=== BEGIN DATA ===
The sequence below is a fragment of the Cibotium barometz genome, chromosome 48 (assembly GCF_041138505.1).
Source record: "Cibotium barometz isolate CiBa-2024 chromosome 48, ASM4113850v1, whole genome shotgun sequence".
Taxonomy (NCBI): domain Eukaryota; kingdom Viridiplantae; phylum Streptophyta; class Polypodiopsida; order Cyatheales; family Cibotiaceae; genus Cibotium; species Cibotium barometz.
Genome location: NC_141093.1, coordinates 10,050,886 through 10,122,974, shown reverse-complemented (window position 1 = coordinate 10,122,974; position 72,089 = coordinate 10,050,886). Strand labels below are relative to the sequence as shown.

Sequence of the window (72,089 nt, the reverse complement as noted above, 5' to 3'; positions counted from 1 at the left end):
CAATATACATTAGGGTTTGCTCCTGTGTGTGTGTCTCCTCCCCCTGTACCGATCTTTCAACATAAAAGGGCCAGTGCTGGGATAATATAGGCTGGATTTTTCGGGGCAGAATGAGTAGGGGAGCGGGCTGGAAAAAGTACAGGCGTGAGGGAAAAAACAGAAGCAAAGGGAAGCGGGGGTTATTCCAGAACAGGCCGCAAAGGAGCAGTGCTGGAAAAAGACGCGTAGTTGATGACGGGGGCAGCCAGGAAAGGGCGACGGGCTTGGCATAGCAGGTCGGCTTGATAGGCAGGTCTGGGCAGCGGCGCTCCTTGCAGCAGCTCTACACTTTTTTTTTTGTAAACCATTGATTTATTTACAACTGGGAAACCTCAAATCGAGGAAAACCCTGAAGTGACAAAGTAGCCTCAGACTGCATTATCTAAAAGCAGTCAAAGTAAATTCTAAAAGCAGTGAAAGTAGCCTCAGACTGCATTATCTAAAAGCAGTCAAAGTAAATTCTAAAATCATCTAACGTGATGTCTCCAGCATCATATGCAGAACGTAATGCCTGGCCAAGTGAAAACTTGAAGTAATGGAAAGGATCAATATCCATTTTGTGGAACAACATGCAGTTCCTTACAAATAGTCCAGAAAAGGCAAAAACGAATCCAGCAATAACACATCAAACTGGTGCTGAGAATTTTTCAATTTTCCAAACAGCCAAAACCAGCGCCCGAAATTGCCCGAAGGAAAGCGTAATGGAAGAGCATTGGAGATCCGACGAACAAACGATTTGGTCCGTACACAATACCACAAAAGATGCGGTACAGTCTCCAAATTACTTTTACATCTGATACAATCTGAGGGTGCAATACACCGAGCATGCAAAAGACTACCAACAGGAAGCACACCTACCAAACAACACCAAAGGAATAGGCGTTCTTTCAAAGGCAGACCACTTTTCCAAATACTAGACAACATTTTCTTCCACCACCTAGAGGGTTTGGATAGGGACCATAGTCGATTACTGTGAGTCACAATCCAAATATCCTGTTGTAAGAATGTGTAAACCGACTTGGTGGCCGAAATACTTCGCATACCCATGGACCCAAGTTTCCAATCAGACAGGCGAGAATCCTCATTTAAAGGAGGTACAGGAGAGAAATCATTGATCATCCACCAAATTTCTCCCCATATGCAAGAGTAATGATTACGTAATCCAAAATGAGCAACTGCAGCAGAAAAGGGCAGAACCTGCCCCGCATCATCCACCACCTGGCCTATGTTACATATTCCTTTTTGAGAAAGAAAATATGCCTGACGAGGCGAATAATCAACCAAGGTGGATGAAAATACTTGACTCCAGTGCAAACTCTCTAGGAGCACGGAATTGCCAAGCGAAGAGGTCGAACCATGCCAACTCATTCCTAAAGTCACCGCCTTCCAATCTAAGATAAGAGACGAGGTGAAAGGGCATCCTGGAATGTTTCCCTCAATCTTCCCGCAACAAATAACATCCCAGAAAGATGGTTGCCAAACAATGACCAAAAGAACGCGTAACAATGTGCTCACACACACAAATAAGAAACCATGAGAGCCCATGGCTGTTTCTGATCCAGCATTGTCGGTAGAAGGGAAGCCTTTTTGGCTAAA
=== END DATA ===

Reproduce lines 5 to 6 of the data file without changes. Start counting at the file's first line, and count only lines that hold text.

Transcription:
Sequence of the window (72,089 nt, the reverse complement as noted above, 5' to 3'; positions counted from 1 at the left end):
CAATATACATTAGGGTTTGCTCCTGTGTGTGTGTCTCCTCCCCCTGTACCGATCTTTCAACATAAAAGGGCCAGTGCTGGGATAATATAGGCTGGATTTTTCGGGGCAGAATGAGTAGGGGAGCGGGCTGGAAAAAGTACAGGCGTGAGGGAAAAAACAGAAGCAAAGGGAAGCGGGGGTTATTCCAGAACAGGCCGCAAAGGAGCAGTGCTGGAAAAAGACGCGTAGTTGATGACGGGGGCAGCCAGGAAAGGGCGACGGGCTTGGCATAGCAGGTCGGCTTGATAGGCAGGTCTGGGCAGCGGCGCTCCTTGCAGCAGCTCTACACTTTTTTTTTTGTAAACCATTGATTTATTTACAACTGGGAAACCTCAAATCGAGGAAAACCCTGAAGTGACAAAGTAGCCTCAGACTGCATTATCTAAAAGCAGTCAAAGTAAATTCTAAAAGCAGTGAAAGTAGCCTCAGACTGCATTATCTAAAAGCAGTCAAAGTAAATTCTAAAATCATCTAACGTGATGTCTCCAGCATCATATGCAGAACGTAATGCCTGGCCAAGTGAAAACTTGAAGTAATGGAAAGGATCAATATCCATTTTGTGGAACAACATGCAGTTCCTTACAAATAGTCCAGAAAAGGCAAAAACGAATCCAGCAATAACACATCAAACTGGTGCTGAGAATTTTTCAATTTTCCAAACAGCCAAAACCAGCGCCCGAAATTGCCCGAAGGAAAGCGTAATGGAAGAGCATTGGAGATCCGACGAACAAACGATTTGGTCCGTACACAATACCACAAAAGATGCGGTACAGTCTCCAAATTACTTTTACATCTGATACAATCTGAGGGTGCAATACACCGAGCATGCAAAAGACTACCAACAGGAAGCACACCTACCAAACAACACCAAAGGAATAGGCGTTCTTTCAAAGGCAGACCACTTTTCCAAATACTAGACAACATTTTCTTCCACCACCTAGAGGGTTTGGATAGGGACCATAGTCGATTACTGTGAGTCACAATCCAAATATCCTGTTGTAAGAATGTGTAAACCGACTTGGTGGCCGAAATACTTCGCATACCCATGGACCCAAGTTTCCAATCAGACAGGCGAGAATCCTCATTTAAAGGAGGTACAGGAGAGAAATCATTGATCATCCACCAAATTTCTCCCCATATGCAAGAGTAATGATTACGTAATCCAAAATGAGCAACTGCAGCAGAAAAGGGCAGAACCTGCCCCGCATCATCCACCACCTGGCCTATGTTACATATTCCTTTTTGAGAAAGAAAATATGCCTGACGAGGCGAATAATCAACCAAGGTGGATGAAAATACTTGACTCCAGTGCAAACTCTCTAGGAGCACGGAATTGCCAAGCGAAGAGGTCGAACCATGCCAACTCATTCCTAAAGTCACCGCCTTCCAATCTAAGATAAGAGACGAGGTGAAAGGGCATCCTGGAATGTTTCCCTCAATCTTCCCGCAACAAATAACATCCCAGAAAGATGGTTGCCAAACAATGACCAAAAGAACGCGTAACAATGTGCTCACACACACAAATAAGAAACCATGAGAGCCCATGGCTGTTTCTGATCCAGCATTGTCGGTAGAAGGGAAGCCTTTTTGGCTAAA